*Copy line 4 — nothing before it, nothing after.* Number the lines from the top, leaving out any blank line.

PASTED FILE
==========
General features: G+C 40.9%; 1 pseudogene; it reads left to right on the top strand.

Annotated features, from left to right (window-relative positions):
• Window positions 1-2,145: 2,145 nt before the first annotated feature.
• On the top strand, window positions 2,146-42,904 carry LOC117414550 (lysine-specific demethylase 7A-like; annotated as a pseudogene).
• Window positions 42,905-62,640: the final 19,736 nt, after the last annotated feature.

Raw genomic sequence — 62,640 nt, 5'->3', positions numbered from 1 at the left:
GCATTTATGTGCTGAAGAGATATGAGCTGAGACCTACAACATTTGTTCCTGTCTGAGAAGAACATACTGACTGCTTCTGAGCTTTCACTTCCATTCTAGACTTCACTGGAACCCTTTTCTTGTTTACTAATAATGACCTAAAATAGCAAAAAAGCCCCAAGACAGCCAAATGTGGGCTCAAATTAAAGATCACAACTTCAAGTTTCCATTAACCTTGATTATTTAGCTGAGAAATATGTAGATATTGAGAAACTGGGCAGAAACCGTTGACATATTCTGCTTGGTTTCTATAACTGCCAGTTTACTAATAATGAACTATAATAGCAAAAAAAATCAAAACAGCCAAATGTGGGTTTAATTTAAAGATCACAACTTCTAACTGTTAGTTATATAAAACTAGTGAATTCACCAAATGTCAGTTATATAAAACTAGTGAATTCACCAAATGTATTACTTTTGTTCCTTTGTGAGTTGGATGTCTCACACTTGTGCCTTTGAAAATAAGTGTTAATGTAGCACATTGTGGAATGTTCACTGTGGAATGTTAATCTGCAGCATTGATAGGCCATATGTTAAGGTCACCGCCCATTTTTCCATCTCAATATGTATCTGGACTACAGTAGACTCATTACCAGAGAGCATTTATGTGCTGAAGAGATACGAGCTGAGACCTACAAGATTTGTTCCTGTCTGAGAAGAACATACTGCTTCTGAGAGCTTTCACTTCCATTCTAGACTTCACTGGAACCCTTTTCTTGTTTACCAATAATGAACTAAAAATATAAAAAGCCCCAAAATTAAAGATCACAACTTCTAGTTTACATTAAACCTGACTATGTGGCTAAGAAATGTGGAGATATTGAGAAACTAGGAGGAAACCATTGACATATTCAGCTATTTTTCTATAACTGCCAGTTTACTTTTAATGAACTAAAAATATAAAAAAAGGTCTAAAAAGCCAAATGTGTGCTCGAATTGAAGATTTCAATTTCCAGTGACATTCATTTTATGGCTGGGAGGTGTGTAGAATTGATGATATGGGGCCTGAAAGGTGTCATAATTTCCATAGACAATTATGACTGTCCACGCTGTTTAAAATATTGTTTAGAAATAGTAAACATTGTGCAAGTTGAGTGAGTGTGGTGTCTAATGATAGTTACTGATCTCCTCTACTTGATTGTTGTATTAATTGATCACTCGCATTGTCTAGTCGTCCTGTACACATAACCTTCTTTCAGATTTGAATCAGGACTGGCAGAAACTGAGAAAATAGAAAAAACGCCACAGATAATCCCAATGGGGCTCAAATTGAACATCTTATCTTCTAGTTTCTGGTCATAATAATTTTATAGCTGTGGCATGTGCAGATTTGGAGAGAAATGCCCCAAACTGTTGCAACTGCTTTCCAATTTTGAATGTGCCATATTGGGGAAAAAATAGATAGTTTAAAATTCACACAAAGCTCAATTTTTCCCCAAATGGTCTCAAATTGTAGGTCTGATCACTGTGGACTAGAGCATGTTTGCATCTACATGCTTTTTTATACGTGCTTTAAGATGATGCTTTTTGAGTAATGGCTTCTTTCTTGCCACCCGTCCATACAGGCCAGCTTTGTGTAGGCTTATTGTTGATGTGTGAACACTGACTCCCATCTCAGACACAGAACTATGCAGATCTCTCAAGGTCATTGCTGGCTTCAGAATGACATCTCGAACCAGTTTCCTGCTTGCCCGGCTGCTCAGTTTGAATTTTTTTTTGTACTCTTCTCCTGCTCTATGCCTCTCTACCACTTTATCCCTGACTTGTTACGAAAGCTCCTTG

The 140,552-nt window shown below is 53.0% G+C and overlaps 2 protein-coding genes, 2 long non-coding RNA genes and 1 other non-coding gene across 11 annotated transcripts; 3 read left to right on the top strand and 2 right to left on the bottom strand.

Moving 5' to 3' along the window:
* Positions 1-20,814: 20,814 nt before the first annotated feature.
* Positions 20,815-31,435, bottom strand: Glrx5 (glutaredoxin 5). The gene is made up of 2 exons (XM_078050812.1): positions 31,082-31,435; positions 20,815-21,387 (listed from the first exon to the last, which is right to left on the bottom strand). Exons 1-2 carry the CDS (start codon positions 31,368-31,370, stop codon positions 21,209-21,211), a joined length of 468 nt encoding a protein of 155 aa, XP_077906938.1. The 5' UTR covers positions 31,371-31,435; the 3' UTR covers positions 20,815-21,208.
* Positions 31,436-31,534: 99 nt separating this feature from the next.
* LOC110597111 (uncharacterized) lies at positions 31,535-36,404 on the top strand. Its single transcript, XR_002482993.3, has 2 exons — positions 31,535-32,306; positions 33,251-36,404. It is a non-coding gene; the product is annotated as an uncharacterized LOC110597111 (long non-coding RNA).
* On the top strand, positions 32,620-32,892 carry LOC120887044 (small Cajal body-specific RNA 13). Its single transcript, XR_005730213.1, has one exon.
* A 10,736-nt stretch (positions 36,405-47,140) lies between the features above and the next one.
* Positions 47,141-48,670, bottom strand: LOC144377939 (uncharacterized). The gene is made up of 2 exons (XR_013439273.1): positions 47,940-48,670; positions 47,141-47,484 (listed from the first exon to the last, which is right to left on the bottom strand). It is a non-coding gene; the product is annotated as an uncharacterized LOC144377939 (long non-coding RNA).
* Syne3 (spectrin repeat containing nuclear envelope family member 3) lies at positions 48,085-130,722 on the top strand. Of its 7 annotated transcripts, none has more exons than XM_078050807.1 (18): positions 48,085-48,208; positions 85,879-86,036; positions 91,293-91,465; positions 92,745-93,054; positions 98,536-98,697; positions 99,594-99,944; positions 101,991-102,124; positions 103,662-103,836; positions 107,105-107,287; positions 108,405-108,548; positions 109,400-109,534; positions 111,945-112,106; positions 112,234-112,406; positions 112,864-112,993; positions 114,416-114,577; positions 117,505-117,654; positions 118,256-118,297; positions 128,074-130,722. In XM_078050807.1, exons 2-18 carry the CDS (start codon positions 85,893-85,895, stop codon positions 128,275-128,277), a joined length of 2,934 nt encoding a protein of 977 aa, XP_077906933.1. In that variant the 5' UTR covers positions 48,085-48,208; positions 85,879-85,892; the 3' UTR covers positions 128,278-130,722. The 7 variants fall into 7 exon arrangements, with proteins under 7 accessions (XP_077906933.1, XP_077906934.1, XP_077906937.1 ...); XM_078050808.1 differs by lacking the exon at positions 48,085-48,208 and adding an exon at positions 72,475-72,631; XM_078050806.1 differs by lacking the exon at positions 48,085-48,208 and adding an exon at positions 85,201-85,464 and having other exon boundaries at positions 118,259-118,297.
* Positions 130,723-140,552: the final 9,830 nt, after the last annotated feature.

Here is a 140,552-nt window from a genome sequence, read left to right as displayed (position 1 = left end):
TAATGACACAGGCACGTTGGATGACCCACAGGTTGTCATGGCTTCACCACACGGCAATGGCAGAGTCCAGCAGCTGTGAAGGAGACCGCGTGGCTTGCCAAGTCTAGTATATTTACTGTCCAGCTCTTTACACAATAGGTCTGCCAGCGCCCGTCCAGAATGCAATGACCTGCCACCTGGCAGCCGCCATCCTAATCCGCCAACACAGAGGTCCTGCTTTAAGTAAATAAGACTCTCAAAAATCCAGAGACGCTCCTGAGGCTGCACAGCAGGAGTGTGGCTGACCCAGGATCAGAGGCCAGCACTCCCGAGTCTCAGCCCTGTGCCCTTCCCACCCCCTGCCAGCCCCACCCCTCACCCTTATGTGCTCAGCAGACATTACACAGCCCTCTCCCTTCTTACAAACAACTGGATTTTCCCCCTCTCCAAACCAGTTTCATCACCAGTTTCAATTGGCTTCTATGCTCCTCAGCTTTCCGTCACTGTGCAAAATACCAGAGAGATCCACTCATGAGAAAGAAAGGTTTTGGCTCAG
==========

• On the top strand, window positions 2,146-42,904 carry LOC117414550 (lysine-specific demethylase 7A-like; annotated as a pseudogene).